Cockroaches hide in dark, sheltered places during the day and come out to feed at night. Inside, they may be found around the kitchen sink or drain board, in cracks around or underneath cupboards and cabinets or inside them (especially in the upper corners), behind drawers, around pipes or conduits (where they pass along the wall or go through it), behind window or door frames, behind loose baseboards or molding strips, on the underside of tables and chairs, in the bathroom, and in radio and TV cabinets.
The German cockroach is usually found in the kitchen and bathroom, although it may be found all over the house. The other cockroaches prefer damp, warm places and usually develop in garages, sewers, attics, storerooms and similar locations, and then enter the home from outside breeding sites.
Outside, cockroaches can be found in leaf litter, mulch, under vegetation, in tree holes, and in palm trees.
Methods of Cockroach Control

An integrated pest management (IPM) approach is the most effective method of cockroach control. Chemical use alone is the least effective control method. Using chemicals alone can result in insecticide resistance and, ultimately, very poor control.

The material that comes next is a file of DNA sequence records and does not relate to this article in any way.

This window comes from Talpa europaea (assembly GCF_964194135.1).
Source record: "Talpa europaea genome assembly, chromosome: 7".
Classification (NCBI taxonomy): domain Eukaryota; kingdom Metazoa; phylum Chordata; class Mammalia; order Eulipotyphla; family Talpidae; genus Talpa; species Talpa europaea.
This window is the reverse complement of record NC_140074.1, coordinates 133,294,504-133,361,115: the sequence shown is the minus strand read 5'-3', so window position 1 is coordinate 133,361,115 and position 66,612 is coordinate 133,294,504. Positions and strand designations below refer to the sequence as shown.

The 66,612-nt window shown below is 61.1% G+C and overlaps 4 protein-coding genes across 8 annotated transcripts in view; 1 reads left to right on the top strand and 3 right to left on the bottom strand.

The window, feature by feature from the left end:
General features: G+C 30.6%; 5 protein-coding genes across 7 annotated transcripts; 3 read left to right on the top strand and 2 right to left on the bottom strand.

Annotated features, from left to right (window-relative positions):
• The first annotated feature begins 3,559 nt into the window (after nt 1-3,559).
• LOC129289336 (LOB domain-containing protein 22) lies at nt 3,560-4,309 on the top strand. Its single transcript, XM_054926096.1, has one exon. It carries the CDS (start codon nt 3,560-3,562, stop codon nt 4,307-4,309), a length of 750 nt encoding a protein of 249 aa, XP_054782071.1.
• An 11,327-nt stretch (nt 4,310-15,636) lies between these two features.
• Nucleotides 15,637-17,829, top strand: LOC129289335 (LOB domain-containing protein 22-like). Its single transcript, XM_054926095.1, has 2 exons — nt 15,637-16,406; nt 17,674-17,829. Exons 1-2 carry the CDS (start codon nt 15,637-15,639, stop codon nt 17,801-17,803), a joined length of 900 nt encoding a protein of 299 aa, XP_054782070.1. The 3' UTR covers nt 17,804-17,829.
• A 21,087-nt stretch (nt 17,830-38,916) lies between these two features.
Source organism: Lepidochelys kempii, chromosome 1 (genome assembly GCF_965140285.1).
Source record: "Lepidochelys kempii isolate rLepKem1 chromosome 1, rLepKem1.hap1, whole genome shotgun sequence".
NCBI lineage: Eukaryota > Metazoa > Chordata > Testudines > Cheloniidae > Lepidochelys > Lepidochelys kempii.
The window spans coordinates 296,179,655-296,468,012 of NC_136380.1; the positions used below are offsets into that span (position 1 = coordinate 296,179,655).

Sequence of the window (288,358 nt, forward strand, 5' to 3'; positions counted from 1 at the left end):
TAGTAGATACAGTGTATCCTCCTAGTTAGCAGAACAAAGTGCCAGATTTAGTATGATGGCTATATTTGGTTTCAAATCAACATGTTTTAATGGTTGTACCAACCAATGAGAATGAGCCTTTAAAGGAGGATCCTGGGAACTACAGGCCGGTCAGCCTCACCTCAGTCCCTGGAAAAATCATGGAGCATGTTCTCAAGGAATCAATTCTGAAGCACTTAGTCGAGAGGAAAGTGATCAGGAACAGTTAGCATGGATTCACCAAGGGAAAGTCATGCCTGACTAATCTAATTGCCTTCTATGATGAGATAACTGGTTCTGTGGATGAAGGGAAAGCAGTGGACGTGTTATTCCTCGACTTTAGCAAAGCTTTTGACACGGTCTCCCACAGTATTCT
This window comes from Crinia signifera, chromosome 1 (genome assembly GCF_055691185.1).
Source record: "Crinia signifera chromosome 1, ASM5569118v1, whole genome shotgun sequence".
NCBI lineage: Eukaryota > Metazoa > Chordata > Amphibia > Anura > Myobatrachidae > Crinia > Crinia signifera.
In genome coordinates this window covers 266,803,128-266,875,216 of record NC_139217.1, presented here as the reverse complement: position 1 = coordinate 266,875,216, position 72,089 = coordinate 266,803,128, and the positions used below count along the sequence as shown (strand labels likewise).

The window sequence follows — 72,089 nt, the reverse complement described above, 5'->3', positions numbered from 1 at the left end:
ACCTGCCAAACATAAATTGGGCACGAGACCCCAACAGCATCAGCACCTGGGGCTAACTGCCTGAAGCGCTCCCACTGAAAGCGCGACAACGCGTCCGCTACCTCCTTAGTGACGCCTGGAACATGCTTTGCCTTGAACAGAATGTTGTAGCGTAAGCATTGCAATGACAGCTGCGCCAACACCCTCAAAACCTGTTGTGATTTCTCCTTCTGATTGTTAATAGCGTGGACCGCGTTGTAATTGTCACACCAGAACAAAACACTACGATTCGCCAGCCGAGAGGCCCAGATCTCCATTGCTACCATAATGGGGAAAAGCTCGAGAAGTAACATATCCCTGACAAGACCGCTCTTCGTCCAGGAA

Homeowners may undertake their own IPM plan for cockroach control with good success, or they may elect to contract the services of a professional pest control operator. Professionals have the equipment and training to do a thorough job and have access to products not available to homeowners. If you decide to contract the services of a professional pest control operator, get estimates from several reputable firms before you decide on one.
Prevention and Sanitation

Successful cockroach control requires prevention and sanitation. Vacuuming will eliminate cockroach skins and feces that cause cockroach allergies. Cockroach feces also contain a chemical (aggregation pheromone) that attracts cockroaches to an area. Eliminating the cockroach feces by scrubbing with hot, soapy water will decrease the amount of aggregation pheromone available to attract cockroaches to the area.
Prevention and sanitation can be divided into four categories: exclusion; and elimination of water, food and harborage. Following the recommendations in the four categories will likely eliminate the most important factors that affect cockroach establishment.

Exclusion Elimination of Water Sources
Water is the most important factor in cockroach survival. German cockroaches can survive only 12 days with food but no water. However, if only water is present with no food, cockroaches can survive for about 42 days. Cockroaches often come indoors during periods of drought because they are looking for moisture. Eliminate water sources by doing the following: